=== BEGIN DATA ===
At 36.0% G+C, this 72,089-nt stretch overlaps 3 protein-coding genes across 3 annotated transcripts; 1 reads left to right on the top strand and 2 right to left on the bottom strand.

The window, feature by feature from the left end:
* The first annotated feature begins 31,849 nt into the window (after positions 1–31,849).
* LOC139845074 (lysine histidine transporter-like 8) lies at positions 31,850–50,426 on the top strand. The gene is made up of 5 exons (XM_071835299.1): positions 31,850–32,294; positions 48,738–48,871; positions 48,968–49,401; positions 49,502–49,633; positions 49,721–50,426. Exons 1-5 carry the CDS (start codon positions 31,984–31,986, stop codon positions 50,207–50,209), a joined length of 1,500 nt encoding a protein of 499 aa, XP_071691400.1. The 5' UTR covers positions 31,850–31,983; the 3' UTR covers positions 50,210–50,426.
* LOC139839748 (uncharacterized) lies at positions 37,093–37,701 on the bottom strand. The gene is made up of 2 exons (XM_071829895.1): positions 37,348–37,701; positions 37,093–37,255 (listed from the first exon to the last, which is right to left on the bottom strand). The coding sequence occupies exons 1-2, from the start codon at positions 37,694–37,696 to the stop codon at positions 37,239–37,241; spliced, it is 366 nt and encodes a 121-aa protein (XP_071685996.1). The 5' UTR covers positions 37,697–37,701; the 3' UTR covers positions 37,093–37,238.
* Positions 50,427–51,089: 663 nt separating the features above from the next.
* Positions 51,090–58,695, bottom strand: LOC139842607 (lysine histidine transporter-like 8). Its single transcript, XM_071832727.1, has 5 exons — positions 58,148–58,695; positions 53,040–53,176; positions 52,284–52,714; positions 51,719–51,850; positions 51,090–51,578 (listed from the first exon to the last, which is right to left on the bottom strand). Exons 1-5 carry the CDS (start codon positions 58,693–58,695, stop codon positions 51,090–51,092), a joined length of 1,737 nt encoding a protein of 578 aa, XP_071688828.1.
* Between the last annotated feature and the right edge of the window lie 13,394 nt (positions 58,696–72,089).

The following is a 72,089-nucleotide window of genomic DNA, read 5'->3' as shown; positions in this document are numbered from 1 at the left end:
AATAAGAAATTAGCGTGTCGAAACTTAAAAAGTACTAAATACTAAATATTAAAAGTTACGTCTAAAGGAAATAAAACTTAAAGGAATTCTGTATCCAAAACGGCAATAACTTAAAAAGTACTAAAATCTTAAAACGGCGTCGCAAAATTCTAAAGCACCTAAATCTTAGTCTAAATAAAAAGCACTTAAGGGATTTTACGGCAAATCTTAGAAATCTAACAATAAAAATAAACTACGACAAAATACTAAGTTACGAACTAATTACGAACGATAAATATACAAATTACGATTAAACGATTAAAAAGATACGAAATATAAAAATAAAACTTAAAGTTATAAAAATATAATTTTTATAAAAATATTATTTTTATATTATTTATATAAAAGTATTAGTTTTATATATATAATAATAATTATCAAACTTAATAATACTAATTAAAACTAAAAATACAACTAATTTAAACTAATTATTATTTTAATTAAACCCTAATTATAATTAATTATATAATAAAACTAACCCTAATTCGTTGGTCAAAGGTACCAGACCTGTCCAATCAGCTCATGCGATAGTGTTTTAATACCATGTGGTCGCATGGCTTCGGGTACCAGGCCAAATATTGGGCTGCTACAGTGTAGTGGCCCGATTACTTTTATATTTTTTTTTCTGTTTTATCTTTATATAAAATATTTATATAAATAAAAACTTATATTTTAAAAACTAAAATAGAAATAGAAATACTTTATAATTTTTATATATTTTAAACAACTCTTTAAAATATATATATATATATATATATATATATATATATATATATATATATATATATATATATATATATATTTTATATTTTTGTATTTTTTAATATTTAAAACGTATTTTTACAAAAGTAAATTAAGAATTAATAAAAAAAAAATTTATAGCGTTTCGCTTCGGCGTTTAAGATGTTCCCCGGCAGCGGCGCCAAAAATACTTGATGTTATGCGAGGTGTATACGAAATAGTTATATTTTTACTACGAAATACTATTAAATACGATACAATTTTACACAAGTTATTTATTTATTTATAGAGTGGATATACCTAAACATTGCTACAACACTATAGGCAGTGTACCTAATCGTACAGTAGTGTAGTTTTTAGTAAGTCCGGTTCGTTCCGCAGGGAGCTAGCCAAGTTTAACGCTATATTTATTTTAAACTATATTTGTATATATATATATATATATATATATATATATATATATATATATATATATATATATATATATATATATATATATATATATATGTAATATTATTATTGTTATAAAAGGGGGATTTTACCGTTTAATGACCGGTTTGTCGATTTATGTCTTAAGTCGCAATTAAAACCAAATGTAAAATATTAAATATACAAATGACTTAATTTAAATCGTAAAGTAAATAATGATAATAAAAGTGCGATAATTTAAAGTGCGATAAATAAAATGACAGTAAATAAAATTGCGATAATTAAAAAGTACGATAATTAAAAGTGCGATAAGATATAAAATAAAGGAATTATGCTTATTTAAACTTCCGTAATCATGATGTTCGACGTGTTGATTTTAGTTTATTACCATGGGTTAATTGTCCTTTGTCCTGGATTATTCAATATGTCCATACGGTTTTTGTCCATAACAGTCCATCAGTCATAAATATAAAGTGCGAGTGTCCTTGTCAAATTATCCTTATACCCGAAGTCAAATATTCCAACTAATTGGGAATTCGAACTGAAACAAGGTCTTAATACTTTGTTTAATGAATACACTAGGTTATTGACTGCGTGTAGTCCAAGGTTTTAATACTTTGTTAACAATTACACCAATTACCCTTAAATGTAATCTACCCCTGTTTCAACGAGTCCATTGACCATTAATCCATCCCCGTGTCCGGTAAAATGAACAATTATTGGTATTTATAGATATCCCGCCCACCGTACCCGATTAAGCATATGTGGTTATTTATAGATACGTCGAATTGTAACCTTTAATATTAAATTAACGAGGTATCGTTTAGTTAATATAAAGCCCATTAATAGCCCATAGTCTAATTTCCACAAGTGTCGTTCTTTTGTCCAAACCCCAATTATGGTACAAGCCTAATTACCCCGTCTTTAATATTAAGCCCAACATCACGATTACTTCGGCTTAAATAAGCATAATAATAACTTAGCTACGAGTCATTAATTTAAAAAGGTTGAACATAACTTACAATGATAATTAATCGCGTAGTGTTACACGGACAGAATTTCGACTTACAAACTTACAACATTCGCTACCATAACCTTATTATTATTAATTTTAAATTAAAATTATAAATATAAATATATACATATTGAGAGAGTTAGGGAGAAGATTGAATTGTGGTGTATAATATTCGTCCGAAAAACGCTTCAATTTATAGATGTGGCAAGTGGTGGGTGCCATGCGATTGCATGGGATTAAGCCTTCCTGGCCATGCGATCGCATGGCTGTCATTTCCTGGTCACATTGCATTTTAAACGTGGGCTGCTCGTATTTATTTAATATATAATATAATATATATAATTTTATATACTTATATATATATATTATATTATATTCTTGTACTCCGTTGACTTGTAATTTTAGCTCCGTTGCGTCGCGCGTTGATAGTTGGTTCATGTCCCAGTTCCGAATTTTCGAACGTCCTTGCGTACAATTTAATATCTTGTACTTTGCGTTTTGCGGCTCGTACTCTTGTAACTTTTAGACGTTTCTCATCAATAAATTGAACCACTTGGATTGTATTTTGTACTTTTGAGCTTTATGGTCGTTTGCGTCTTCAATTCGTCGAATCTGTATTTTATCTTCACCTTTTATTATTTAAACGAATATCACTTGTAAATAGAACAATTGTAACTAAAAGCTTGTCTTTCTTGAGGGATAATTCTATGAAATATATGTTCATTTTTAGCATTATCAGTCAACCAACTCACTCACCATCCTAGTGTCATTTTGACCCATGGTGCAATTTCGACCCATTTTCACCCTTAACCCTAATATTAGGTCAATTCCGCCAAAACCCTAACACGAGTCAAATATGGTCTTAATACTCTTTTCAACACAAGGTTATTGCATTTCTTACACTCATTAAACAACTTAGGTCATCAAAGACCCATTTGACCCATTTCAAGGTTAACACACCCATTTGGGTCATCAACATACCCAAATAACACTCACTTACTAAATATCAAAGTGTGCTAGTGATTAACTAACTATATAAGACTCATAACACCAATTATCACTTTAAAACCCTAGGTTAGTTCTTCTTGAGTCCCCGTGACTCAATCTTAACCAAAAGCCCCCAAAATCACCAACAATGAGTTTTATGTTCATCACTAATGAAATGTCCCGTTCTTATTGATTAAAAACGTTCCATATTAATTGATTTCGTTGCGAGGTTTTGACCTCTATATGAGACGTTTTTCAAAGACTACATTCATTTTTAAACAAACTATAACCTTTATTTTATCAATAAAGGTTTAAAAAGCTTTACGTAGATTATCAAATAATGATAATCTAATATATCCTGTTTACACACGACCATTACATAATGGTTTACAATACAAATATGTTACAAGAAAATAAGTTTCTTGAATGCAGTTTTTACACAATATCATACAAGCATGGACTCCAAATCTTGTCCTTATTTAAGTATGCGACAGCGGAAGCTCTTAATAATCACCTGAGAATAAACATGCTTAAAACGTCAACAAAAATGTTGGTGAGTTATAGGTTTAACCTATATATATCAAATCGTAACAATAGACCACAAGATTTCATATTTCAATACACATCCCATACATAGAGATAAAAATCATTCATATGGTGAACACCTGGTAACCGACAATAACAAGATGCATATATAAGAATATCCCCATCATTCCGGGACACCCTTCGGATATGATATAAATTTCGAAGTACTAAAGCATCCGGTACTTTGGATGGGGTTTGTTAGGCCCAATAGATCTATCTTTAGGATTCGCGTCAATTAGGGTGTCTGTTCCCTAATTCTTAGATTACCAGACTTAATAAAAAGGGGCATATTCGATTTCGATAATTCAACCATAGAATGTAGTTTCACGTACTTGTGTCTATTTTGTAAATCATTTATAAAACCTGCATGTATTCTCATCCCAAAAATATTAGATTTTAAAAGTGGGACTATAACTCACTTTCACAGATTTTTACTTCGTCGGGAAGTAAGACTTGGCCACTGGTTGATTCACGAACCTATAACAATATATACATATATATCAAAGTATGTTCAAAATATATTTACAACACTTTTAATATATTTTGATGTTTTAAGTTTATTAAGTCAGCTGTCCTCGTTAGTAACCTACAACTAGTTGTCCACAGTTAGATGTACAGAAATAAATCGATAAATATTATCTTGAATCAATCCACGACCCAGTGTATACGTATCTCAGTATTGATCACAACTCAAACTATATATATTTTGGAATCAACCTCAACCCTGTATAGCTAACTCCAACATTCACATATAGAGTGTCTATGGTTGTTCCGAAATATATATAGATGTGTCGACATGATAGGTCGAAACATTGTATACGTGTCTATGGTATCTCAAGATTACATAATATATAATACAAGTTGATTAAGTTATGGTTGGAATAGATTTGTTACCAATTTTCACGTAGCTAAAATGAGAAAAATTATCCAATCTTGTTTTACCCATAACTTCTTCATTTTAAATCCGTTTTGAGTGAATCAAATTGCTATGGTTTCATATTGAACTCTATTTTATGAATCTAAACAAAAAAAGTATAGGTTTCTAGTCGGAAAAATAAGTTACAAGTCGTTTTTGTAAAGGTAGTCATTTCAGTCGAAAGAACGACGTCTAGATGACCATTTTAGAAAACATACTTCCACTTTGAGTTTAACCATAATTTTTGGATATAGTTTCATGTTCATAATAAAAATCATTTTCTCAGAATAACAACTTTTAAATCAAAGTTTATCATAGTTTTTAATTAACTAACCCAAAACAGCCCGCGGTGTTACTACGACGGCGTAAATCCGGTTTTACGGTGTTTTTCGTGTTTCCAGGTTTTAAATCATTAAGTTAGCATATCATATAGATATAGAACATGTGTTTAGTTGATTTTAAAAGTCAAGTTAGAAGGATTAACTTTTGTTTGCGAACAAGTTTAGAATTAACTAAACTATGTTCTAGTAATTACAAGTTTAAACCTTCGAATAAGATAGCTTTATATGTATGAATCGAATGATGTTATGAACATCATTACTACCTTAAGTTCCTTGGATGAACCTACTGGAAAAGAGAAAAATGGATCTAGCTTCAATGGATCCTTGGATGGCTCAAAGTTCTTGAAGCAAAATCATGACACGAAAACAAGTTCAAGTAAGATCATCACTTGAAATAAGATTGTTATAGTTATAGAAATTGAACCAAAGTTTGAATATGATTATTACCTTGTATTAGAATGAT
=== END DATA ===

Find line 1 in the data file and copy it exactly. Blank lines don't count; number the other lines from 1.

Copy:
At 36.0% G+C, this 72,089-nt stretch overlaps 3 protein-coding genes across 3 annotated transcripts; 1 reads left to right on the top strand and 2 right to left on the bottom strand.